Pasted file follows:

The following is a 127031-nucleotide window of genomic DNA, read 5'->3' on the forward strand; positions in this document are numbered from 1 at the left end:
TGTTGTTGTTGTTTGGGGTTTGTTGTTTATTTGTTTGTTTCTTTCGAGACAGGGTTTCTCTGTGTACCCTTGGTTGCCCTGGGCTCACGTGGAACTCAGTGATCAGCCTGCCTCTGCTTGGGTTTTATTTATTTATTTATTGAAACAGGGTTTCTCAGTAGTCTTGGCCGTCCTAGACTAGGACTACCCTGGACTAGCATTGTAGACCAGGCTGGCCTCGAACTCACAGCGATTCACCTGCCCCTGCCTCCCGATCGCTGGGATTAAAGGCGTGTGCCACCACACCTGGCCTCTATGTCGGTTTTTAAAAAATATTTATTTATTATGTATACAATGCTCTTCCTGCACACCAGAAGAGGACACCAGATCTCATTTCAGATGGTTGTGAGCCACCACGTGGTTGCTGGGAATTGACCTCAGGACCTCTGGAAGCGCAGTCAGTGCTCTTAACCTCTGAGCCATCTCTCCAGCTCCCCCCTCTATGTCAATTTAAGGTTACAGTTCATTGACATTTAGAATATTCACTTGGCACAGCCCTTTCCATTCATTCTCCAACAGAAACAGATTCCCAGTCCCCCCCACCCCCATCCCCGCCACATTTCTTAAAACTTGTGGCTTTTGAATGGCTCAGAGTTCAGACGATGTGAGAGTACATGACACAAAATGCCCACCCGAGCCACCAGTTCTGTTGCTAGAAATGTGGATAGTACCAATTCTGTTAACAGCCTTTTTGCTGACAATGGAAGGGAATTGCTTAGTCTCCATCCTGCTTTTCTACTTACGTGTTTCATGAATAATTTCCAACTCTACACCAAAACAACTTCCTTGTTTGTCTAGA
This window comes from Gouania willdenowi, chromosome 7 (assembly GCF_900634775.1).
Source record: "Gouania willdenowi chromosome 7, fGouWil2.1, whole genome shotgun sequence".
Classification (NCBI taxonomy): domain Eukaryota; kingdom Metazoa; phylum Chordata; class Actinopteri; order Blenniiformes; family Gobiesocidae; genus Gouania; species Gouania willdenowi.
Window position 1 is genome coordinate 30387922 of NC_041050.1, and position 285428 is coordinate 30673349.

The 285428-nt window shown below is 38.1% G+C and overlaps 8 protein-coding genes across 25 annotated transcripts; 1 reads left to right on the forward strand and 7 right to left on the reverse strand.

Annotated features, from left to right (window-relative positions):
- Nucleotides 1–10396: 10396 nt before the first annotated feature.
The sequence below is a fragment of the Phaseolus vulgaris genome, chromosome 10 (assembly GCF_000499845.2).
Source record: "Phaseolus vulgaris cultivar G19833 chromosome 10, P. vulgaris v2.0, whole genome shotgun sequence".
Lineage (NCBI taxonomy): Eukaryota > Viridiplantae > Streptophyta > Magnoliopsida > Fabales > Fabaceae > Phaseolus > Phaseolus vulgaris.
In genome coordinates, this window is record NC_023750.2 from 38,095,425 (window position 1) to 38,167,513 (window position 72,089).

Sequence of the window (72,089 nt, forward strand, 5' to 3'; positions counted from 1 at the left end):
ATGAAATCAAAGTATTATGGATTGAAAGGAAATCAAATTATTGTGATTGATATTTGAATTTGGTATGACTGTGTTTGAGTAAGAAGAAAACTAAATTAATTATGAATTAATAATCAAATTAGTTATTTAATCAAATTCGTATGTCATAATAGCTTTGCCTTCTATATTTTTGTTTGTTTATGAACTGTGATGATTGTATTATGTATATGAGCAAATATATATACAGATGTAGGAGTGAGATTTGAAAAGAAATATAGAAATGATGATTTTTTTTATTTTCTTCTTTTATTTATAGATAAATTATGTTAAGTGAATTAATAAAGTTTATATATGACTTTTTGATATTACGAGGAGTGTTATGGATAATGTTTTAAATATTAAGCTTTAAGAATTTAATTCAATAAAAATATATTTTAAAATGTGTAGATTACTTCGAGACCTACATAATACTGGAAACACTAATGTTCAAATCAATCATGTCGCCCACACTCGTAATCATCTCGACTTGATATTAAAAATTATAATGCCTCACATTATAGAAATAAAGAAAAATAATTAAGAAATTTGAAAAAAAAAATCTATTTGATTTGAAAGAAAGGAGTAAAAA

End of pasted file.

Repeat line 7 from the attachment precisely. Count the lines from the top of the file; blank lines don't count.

The 285428-nt window shown below is 38.1% G+C and overlaps 8 protein-coding genes across 25 annotated transcripts; 1 reads left to right on the forward strand and 7 right to left on the reverse strand.